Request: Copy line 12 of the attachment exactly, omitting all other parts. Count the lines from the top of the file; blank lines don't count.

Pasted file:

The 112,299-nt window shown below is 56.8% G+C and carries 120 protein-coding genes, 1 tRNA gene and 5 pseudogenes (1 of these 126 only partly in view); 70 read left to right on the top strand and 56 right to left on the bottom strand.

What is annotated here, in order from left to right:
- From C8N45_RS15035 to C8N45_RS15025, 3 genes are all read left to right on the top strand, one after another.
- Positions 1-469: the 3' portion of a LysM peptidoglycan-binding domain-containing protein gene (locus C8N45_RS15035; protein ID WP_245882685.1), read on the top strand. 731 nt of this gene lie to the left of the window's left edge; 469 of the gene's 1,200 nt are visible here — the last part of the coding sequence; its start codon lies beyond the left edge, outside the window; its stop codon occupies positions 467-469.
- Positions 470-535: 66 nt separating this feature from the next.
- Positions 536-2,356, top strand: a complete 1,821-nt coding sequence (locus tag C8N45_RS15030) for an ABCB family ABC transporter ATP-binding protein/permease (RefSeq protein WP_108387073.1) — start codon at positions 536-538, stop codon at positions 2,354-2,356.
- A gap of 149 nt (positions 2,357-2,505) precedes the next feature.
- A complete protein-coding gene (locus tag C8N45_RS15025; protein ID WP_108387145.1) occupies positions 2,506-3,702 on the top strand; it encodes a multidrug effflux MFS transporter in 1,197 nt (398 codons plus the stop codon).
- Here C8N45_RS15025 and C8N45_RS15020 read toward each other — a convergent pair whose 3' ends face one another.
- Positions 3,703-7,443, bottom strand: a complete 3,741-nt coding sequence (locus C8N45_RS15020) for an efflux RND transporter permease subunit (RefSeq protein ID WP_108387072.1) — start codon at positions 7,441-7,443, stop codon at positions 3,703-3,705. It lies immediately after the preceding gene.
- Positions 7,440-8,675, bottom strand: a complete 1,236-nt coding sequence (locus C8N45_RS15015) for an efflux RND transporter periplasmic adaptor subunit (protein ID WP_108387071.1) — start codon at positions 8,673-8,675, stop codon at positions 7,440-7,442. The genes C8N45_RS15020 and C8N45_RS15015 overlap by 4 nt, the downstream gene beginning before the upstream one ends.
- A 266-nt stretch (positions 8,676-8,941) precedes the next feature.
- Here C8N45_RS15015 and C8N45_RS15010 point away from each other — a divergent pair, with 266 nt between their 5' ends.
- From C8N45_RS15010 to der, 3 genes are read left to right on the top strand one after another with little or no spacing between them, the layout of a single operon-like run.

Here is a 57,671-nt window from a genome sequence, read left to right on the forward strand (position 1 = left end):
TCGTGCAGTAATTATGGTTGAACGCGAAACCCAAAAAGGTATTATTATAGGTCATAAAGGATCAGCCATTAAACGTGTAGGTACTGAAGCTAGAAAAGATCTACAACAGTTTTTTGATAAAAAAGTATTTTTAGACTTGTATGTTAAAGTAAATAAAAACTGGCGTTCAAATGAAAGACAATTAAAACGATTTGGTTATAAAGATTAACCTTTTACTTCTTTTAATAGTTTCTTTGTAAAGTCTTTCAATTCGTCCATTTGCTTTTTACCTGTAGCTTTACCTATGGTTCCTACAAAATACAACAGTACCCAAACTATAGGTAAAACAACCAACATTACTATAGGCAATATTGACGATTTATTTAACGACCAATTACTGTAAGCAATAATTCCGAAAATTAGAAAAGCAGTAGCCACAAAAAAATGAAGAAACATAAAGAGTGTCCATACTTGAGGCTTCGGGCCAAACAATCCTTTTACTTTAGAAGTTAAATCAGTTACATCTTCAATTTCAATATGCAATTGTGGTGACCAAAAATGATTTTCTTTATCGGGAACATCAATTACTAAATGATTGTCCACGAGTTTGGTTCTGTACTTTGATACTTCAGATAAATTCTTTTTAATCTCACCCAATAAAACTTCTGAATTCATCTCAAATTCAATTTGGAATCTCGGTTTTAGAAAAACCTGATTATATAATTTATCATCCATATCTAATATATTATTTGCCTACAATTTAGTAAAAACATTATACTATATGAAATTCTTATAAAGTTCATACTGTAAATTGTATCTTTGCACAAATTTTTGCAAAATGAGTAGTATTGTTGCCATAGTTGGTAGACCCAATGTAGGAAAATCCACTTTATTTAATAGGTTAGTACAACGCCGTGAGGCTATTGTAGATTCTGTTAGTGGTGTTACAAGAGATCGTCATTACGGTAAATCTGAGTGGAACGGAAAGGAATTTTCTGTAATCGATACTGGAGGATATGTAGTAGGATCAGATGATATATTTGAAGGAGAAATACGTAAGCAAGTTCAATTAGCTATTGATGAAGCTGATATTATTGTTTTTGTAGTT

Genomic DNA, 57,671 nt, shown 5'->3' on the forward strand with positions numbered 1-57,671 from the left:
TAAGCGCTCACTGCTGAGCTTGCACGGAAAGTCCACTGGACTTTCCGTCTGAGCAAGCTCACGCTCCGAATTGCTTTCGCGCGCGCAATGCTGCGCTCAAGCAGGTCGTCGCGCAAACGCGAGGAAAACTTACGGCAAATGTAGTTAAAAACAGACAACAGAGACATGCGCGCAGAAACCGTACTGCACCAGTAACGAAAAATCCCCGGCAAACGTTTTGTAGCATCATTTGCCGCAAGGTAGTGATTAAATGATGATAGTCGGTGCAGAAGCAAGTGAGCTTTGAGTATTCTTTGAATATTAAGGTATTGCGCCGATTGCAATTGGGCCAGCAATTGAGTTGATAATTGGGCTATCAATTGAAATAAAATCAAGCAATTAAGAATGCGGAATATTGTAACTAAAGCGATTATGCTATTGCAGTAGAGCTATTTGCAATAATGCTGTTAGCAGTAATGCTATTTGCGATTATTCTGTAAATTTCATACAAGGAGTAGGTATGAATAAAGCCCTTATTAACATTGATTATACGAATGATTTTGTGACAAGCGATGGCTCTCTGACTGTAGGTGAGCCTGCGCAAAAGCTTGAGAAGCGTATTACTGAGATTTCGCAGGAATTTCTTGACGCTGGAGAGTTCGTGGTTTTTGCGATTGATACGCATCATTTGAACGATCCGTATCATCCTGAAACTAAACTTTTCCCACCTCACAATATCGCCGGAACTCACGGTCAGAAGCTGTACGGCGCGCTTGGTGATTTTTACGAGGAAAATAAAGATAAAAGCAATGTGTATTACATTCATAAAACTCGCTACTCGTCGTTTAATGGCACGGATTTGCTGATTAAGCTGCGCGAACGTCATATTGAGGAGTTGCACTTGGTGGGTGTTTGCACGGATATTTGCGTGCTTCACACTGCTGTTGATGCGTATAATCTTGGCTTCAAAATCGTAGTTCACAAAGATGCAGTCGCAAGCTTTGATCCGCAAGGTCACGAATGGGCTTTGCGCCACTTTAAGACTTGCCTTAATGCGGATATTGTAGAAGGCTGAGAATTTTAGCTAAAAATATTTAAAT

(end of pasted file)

- A 266-nt stretch (positions 8,676-8,941) precedes the next feature.